|Finance Bill passed |
By Andre Bagoo Sunday, April 6 2014
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Hanuman devotees: At left, MP for Oropouche West Stacy Roopnarine accompanies devotees during a street procession celebrating Hanuman Yatra in Penal ...
LEGISLATION implementing sweeping changes to the laws governing the gaming industry as well as several other key Budget measures was passed in the House of Representatives early yesterday morning after yet another stormy sitting.
The Finance Bill 2014 was passed at 3.25am by a simple majority.
In wrapping up the debate, Finance and Economy Minister Larry Howai stated energy prices have remained “relatively stable” over the past three to four years, but the economy had moved from a negative position in 2011 to “a growth path in 2013.”
On the First Citizens Bank initial public offering (IPO) issue, he stated the matter remained under investigation by the Securities and Exchange Commission.
The legislation introduces a stricter scheme of regulating the gaming industry, including an increase in licensing fees as well as an expansion of the net of taxation to include amusement machines.
Stiffer penalties to regulate the quarrying industry and to tackle the practice of illegal diesel sales are also to be introduced.
Additionally, other provisions include a $1,000 duty allowance for municipal police officers; $1 billion in energy sector incentives; validation of electronic transactions for government business; construction sector incentives and customs reforms.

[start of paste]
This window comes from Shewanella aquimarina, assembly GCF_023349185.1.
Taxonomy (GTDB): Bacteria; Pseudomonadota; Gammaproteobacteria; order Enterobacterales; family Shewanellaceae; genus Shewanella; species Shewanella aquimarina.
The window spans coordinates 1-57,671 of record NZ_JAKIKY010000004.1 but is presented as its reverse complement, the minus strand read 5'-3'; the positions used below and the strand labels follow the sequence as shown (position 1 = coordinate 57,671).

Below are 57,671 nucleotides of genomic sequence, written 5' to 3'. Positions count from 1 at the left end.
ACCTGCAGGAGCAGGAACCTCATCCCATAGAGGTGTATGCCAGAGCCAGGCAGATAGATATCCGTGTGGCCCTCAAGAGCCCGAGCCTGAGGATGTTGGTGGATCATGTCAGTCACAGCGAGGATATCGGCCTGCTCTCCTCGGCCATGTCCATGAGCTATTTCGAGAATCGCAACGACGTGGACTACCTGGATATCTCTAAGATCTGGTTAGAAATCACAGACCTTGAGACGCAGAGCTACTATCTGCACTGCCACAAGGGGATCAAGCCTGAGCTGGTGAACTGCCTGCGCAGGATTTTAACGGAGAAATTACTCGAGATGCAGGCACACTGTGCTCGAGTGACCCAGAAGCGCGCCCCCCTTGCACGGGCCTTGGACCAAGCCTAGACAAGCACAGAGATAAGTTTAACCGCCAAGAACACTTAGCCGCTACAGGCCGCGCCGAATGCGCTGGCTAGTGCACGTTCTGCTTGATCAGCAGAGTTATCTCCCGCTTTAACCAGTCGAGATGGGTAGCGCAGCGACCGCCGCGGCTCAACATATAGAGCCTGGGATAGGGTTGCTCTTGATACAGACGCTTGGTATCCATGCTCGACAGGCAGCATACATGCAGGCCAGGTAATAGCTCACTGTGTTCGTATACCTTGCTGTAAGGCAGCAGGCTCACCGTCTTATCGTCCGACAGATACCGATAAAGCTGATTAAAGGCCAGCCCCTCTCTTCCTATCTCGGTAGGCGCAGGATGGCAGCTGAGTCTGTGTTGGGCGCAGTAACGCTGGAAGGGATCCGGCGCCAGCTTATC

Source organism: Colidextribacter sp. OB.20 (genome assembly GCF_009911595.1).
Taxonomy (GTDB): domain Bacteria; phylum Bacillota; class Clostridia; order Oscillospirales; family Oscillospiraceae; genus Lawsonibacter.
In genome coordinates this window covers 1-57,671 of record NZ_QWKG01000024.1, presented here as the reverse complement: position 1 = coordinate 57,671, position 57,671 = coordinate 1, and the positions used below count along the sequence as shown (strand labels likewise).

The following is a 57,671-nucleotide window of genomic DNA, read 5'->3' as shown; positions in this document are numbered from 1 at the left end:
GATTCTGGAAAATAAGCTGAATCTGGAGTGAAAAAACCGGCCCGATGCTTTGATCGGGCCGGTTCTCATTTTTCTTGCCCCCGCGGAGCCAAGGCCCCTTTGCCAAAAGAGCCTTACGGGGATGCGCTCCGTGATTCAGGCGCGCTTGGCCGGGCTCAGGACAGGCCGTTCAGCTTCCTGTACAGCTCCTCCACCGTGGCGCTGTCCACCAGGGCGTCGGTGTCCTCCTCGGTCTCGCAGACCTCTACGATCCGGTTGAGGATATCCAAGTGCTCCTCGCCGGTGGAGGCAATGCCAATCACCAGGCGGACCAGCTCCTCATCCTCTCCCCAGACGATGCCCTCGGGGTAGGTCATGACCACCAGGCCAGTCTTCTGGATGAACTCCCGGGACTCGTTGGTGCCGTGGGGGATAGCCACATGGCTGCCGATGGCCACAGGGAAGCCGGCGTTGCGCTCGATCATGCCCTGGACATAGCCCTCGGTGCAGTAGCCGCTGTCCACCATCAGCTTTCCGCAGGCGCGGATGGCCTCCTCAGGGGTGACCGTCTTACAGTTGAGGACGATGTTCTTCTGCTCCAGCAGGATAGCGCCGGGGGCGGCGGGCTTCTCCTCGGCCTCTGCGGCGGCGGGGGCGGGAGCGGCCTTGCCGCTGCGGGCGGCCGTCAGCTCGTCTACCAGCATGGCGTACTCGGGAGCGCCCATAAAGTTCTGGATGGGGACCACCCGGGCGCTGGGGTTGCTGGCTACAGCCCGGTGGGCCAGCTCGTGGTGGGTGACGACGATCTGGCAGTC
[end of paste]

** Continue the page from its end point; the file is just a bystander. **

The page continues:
Passage of the bill came after a sitting which saw Speaker Wade Mark tell PNM Port-of-Spain North/St Ann’s West MP Patricia McIntosh to sit.
The incident happened on Friday evening (the sitting had started earlier on that day at 1.30pm) at about 10.37pm, Mc Intosh was in the process of stating that ministers in the current government had been fired for immorality and made reference to three ministers who quit: Glenn Ramadharsingh; Chandresh Sharma and Jack Warner.
However, Mark warned her to stop that line noting the Standing Orders ban “imputing improper motives”.
“I have warned you about imputing improper motives,” Mark said.
“Facts are facts,” McIntosh, a former school principal, retorted.
Mark asked her to withdraw her remark and apologise.
“Withdraw that remark and apologise to the Chair or take your seat,” the Speaker said.
“Mr Speaker I am afraid that those facts are in the public domain,” the MP replied.
“Take your seat,” Mark then ordered.
But when the next speaker, Minister of Land and Marine Resources Jairam Seemungal was in the process of speaking, McIntosh was heard still objecting.
Mark rose and said, “Member for Port-of-Spain North St Ann’s West, I have ruled on your behaviour. If you continue to utter words designed to question my ruling I will ask you to leave for the rest of the evening.”
She eventually left the chamber. Parliament was adjourned to next Friday.